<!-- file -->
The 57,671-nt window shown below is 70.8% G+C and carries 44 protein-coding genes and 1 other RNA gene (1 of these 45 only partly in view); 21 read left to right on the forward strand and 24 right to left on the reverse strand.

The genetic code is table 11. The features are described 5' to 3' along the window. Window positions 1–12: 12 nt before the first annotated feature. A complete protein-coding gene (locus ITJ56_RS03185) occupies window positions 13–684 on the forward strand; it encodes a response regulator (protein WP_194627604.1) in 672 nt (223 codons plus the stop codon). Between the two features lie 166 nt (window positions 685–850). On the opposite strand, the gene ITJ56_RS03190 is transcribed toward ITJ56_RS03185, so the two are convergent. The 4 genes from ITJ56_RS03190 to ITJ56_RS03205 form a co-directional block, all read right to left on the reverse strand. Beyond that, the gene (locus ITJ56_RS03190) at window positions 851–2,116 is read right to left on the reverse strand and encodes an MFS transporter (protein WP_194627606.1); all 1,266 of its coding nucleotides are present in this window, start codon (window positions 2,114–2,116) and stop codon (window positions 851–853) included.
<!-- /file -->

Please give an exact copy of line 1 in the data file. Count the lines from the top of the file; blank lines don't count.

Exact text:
The 57,671-nt window shown below is 70.8% G+C and carries 44 protein-coding genes and 1 other RNA gene (1 of these 45 only partly in view); 21 read left to right on the forward strand and 24 right to left on the reverse strand.